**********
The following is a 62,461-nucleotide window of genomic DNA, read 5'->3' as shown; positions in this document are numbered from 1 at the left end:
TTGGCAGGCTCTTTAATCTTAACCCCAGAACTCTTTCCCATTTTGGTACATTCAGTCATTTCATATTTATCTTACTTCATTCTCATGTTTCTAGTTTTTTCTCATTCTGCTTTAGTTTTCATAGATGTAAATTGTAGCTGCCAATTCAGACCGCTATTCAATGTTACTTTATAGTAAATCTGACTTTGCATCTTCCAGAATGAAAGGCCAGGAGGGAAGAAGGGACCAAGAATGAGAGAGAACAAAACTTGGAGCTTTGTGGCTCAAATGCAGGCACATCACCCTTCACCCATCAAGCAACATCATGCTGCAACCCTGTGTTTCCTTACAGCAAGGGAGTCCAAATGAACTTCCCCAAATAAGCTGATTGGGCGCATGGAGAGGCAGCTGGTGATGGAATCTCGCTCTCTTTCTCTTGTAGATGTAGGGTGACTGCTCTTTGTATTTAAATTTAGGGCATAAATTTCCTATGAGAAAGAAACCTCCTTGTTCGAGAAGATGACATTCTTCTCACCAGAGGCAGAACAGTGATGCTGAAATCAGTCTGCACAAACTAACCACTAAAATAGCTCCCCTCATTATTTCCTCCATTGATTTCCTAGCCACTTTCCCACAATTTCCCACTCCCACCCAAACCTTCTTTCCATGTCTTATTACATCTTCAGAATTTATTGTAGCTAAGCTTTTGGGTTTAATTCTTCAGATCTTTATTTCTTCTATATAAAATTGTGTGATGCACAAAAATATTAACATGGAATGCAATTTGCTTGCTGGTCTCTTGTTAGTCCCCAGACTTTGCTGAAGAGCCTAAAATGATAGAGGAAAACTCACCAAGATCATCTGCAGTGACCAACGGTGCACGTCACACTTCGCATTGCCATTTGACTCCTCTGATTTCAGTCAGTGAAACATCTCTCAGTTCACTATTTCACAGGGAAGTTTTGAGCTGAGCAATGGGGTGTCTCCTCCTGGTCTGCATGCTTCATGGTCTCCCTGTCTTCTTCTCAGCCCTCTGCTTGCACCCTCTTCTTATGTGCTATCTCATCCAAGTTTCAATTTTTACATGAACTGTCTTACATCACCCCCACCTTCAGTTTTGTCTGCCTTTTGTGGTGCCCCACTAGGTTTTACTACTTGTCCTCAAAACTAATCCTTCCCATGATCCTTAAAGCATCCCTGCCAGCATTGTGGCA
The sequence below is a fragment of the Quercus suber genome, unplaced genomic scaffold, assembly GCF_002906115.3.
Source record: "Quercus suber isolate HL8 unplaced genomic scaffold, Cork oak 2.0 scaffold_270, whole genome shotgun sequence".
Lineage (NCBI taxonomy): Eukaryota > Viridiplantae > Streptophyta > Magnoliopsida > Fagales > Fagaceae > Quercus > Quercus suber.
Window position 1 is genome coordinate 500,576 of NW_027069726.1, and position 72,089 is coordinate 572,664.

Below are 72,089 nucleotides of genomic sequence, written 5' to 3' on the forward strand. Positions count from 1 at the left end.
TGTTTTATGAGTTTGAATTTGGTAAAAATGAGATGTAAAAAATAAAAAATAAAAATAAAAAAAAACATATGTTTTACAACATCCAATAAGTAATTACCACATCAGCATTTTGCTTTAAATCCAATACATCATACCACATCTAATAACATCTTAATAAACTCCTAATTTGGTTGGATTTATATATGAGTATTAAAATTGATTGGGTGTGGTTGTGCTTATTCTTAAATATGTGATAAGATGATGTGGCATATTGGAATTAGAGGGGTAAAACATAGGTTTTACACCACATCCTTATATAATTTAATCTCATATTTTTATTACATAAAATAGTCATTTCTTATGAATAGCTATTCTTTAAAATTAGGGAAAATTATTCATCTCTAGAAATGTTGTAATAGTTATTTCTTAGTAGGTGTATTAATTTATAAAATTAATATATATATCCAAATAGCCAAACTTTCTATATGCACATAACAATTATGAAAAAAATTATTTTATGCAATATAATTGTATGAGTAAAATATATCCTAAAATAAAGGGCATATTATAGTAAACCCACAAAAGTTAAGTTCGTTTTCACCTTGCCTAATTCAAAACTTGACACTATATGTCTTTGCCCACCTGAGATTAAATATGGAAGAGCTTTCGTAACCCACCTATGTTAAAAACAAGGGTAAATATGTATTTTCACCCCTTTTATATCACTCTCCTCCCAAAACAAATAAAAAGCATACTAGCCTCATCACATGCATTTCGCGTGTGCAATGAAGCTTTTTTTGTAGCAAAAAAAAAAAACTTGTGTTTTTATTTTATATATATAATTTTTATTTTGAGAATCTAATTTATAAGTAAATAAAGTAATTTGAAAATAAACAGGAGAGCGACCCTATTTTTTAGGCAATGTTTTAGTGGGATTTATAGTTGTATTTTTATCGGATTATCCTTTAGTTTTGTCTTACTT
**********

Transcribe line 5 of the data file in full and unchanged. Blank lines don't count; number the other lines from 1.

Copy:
Lineage (NCBI taxonomy): Eukaryota > Viridiplantae > Streptophyta > Magnoliopsida > Fagales > Fagaceae > Quercus > Quercus suber.